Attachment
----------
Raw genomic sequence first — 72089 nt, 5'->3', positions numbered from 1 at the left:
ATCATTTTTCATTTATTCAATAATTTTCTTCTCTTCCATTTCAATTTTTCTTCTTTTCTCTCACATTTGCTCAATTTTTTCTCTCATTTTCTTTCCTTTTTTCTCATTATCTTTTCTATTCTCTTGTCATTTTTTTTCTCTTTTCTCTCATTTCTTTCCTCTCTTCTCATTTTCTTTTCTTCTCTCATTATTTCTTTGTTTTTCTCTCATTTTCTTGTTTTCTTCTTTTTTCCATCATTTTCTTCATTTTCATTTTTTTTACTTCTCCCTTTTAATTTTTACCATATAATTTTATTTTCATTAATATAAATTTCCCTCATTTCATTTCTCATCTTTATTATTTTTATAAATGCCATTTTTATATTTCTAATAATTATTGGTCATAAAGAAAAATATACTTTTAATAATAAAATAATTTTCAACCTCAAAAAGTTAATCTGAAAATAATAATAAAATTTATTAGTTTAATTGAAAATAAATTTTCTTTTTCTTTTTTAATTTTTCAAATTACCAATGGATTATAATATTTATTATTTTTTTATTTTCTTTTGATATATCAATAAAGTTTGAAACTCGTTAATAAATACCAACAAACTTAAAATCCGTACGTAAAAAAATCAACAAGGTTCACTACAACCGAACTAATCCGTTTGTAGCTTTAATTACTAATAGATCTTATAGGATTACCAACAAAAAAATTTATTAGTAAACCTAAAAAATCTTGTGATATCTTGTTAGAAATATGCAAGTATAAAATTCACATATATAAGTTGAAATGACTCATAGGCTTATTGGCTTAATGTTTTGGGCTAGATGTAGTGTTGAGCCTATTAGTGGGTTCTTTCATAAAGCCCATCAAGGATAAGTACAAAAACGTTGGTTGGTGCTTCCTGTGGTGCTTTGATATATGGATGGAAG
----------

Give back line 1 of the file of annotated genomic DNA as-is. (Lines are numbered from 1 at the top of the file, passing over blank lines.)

Raw genomic sequence first — 72089 nt, 5'->3', positions numbered from 1 at the left: